FANGGÁI’ASE’:Conscious Living and Compassionate Eating. A digital cookbook.

MCCA is combating the colonized diet of Guam with the release of their new cookbook featuring traditional recipes and harmonious relationships with the land while pulling from the wisdom of their ancestors!

What and Why Afroecology?

by CJA member Black Dirt Farm Collective

The nature of the Black Experience in America, and in the Americas, has always been and will be, intimately, tied to the land and our agrarian identity. As said by Harry Haywood in Negro Liberation in 1948, “The Negro Question in the United States is Agrarian in Origin.” To draw upon this agrarian legacy, we, at the Black Dirt Farm Collective, felt it was important to introduce the concept of Afroecology – not as a definition but as a place to stimulate discussions on the intimate connection between us as people and the land. Far too often, people of color and Black Folk succumb to using words, theories and concepts that do not directly speak our language nor speak to our experience of reality. All the while, these very concepts, like organic farming, permaculture, etc. come from and stem from our ancestry, and current practices as people of the land and our organizing legacies. As part of the liberation struggle, we recognize the need to create political ideologies, and cultural theories, concepts and practices to help clarify certain aspects of reality, so as to transformation the material and social conditions of reality. We present Afroecology as part of that process.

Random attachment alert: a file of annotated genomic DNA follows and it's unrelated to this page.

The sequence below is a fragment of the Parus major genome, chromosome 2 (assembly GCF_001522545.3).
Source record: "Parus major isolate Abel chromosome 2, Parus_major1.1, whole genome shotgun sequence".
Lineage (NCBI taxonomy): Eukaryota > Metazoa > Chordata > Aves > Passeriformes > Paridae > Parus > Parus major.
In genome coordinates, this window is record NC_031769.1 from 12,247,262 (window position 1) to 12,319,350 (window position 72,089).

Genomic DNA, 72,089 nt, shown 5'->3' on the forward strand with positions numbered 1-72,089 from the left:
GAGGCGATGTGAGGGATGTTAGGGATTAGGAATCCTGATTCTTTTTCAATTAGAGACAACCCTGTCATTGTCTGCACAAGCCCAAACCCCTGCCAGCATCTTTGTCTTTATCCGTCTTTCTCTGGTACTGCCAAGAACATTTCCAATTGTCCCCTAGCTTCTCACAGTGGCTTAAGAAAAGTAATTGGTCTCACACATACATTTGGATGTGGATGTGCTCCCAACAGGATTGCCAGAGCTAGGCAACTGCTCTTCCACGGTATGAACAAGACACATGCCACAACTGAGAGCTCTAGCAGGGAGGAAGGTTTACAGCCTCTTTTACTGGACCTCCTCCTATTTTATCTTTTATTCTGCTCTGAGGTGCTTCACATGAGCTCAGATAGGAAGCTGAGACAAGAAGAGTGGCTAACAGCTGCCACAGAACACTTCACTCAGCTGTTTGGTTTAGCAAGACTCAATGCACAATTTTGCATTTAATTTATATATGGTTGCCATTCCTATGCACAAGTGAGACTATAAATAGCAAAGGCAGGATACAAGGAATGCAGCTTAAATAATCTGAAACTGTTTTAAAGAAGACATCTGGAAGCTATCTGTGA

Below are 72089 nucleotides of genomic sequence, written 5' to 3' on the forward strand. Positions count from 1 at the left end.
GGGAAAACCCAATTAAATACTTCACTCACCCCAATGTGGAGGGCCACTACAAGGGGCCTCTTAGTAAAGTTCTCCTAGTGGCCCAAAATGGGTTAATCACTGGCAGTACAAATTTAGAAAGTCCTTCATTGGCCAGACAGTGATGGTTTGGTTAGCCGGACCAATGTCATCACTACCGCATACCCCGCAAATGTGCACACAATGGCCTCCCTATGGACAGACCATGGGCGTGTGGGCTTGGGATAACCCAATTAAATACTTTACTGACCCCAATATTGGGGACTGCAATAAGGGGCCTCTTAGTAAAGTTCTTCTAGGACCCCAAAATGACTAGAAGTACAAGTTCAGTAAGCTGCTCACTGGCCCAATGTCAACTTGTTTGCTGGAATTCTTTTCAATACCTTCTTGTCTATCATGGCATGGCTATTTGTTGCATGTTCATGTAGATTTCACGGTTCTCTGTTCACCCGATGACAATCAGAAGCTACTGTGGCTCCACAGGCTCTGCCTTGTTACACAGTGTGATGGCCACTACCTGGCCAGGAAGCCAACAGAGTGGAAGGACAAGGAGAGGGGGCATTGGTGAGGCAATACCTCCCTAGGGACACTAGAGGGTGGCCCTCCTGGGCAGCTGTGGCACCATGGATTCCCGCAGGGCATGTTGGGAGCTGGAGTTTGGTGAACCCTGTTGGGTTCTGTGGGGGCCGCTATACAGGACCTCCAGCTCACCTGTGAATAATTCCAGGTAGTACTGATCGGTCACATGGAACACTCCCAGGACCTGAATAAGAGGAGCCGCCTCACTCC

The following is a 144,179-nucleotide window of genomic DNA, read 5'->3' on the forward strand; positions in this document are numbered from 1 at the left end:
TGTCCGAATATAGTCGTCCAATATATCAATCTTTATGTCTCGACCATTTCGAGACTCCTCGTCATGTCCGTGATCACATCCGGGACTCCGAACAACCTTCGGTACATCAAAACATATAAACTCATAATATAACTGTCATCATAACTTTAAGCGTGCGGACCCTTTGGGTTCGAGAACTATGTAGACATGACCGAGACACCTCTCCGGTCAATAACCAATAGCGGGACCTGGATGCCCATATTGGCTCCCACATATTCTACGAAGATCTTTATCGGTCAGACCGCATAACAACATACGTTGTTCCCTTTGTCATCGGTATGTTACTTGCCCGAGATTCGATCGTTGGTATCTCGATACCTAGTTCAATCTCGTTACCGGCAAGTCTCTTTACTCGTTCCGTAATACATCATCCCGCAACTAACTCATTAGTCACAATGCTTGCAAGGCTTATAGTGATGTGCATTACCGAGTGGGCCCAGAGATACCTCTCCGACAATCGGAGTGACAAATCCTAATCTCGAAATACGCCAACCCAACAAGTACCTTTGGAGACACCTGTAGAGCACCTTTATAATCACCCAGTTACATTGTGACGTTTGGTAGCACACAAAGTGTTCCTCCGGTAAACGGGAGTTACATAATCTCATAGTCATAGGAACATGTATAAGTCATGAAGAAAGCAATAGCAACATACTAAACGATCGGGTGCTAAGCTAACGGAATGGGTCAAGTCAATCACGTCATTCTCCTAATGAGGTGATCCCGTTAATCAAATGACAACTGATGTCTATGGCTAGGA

Afroecology: A form of art, movement, practice and process of social and ecological transformation that involves the re-evaluation of our sacred relationships with land, water, air, seeds and food; (re)recognizes humans as co-creators that are an aspect of the planet’s life support systems; values the Afro-Indigenous experience of reality and ways of knowing; cherishes ancestral and communal forms of knowledge, experience and lifeways that began in Africa and continue throughout the Diaspora; and is rooted in the agrarian traditions, legacies and struggles of the Black experience in the Americas.